I have neither the Castel book, nor the other one previously mentioned with the Logan quote, so could you provide it here? I'm curious as to what he actually said. I haven't studied Logan, but a cursory look at his record seems to indicate that he gained his advancements under the patronage of Grant and Sherman. Seems odd that he would denigrate them publicly in such a way.

Last edited on Sun May 17th, 2009 03:04 am by barrydancer



 Posted: Sun May 17th, 2009 02:38 pm
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ole
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When Logan was passed over for McPherson's spot, he finished off the war with his mouth mostly shut. After the war comes another story.

Ole



 Posted: Sun May 17th, 2009 02:56 pm
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slowtrot
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Nah!  As I said, I don't play gotcha games.  And if that's the purpose of your question, I won't play yours either.

The books I cited are Library books that I don't have.

Slowtrot 

Last edited on Sun May 17th, 2009 02:57 pm by slowtrot



 Posted: Sun May 17th, 2009 06:34 pm
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barrydancer
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No, the purpose of my question is to ascertain what Logan said. I do not have access to either work referenced. Since you keep referencing Logan, I assumed that you had the quote. I've googled every combination of Logan, Grant, Sherman, Jealous, and Butchery that I can and come up with no hits.

You've been asked repeatedly to provide information, but instead of doing so, you accuse the people asking of playing games, presumably with the intent to catch you in a lie. I can only image the tongue lashing I would have gotten from one of my professors if, when asked to provide a reference or information, I instead told them to go look it up and to stop trying to play gotcha!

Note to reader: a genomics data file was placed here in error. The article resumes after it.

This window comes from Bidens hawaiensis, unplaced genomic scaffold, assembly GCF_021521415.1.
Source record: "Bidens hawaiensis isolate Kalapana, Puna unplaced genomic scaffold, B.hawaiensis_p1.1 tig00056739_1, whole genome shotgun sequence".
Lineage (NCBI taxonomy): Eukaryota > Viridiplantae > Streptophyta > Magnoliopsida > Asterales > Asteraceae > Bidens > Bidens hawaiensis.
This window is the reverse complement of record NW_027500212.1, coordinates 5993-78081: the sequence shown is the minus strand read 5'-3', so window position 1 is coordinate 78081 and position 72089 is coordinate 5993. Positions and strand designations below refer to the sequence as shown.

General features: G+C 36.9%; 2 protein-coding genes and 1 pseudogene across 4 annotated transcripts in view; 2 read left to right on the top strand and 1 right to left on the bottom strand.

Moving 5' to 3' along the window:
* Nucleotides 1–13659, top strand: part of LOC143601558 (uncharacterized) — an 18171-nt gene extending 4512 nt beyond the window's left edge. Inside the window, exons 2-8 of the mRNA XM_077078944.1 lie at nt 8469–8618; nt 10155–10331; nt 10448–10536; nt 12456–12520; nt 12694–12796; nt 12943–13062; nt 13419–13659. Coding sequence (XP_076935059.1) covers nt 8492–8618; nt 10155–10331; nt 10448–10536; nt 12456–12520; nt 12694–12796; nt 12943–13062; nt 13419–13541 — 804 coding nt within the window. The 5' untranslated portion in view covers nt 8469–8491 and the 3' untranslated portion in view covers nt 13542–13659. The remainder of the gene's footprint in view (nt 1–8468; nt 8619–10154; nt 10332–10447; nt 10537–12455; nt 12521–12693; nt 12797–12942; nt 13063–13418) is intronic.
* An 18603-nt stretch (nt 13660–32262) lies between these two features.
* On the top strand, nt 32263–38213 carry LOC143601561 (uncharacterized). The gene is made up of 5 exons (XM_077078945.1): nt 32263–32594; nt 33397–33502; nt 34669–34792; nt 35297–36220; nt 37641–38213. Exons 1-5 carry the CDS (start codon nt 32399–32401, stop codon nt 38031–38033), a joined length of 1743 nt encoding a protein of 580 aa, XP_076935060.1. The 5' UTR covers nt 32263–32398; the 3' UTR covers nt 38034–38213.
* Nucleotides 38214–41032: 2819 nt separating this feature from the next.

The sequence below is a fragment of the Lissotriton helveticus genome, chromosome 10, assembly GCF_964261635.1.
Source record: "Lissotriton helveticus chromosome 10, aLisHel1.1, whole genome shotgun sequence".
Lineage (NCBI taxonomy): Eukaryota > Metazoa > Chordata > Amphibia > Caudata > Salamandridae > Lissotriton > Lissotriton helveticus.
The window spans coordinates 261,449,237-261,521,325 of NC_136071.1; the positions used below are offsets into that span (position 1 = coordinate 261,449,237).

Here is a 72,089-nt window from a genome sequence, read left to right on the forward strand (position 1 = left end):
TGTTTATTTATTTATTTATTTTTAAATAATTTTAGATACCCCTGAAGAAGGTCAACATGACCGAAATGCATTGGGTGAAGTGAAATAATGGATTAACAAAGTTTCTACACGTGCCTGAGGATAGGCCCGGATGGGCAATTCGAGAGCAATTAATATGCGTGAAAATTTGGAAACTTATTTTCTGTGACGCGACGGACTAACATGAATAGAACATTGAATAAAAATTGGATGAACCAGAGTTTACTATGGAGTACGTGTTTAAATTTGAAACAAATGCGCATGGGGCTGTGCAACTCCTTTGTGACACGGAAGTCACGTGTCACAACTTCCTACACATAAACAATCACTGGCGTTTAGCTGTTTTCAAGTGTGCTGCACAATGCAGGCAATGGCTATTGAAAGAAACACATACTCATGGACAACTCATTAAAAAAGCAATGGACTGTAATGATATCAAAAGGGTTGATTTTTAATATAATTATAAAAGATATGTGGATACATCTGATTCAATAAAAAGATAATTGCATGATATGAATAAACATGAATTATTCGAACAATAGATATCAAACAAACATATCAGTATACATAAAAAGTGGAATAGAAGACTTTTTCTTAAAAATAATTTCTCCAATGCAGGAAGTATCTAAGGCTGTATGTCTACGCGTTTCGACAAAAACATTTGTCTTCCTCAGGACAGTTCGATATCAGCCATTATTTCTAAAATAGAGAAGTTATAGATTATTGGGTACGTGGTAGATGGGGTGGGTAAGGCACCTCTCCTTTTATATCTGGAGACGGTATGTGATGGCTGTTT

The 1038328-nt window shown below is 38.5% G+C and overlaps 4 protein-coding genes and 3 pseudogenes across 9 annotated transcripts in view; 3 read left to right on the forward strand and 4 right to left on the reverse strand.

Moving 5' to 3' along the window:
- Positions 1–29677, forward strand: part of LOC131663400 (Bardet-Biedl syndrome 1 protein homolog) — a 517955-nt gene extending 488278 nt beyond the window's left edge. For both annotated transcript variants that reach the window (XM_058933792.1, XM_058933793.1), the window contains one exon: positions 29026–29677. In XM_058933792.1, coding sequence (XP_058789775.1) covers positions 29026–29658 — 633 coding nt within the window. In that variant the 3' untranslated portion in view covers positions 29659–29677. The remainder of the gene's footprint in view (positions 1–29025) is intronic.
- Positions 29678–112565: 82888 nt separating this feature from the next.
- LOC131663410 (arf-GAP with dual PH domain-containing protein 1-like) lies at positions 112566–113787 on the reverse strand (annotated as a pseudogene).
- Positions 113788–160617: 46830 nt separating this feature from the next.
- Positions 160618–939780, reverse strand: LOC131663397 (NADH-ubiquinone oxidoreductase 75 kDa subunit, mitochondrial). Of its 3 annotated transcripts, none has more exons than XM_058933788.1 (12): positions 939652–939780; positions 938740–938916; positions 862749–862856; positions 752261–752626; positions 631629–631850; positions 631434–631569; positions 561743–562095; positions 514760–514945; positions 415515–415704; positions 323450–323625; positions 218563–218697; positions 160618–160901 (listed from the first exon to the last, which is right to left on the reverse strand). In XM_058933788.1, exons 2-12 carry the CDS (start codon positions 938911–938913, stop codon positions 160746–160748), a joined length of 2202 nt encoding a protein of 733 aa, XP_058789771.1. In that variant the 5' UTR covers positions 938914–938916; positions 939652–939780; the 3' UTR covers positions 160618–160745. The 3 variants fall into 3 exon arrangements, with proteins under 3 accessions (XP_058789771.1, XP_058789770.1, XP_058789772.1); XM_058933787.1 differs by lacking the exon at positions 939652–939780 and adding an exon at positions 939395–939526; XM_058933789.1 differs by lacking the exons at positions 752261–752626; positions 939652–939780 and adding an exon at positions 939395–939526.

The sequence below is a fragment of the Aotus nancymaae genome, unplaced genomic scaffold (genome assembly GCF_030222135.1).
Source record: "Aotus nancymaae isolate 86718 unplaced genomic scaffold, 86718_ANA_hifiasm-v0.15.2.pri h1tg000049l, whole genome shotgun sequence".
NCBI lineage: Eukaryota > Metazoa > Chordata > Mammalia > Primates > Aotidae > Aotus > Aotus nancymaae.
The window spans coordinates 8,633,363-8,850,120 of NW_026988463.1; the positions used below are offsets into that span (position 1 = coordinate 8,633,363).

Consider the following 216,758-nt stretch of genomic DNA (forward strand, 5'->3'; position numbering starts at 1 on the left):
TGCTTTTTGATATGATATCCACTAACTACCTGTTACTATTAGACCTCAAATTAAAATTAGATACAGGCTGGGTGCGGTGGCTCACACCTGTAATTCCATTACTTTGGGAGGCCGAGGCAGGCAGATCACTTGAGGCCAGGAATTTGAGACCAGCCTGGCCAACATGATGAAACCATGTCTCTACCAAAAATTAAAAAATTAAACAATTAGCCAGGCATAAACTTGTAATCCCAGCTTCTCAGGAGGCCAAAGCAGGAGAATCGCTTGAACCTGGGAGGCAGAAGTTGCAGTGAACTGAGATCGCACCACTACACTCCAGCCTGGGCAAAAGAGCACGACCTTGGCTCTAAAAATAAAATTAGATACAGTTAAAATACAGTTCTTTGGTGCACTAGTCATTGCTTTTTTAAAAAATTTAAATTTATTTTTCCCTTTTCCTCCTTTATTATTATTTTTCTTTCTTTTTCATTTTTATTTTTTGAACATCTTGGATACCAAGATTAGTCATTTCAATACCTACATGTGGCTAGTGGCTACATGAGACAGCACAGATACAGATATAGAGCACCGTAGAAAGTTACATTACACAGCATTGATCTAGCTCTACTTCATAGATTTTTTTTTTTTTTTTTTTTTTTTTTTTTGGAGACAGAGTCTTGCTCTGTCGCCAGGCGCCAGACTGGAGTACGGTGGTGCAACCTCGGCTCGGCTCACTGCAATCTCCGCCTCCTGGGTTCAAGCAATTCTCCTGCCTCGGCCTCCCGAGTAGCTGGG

Perhaps Logan did say something to the effect we have been discussing. I don't know anything about the man, which is why I asked for more info. You are apparently either unable or unwilling to provide it. I'm not trying to play any games, I'm genuinely curious.

Last edited on Sun May 17th, 2009 06:51 pm by barrydancer



 Posted: Sun May 17th, 2009 11:40 pm
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slowtrot
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Berrydancer said:

 

No, the purpose of my question is to ascertain what Logan said. I do not have access to either work referenced. Since you keep referencing Logan, I assumed that you had the quote. I've googled every combination of Logan, Grant, Sherman, Jealous, and Butchery that I can and come up with no hits. 

Funny!  In my post, I left you with several statements that should have incited some discussion.  But the only thing that tested your curiosity was the fact that I didn’t offer cites for an obscure reference that claimed the reason for Sherman’s irrational attack uphill on an entrenched enemy position was a jealousy of Grant’s publicity.  You didn’t give a fig about my statements of Sherman’s mental disabilities.  Or the fact that I claimed Sherman perverted Thomas’ plans for trapping Johnston in Dalton.  Or that the perversion was against all normal military rationale.  E.g. Your diversion is not 80% of your entire Army.  It is usually the reverse.  Am I to believe that you are in entire accord with my statements?  That’ll be a first.  But I did come across a cite regarding Logan’s statement in Lloyd Lewis, “Sherman, Fighting Prophet,” University of Nebraska Press, Lincoln and London, p. 375.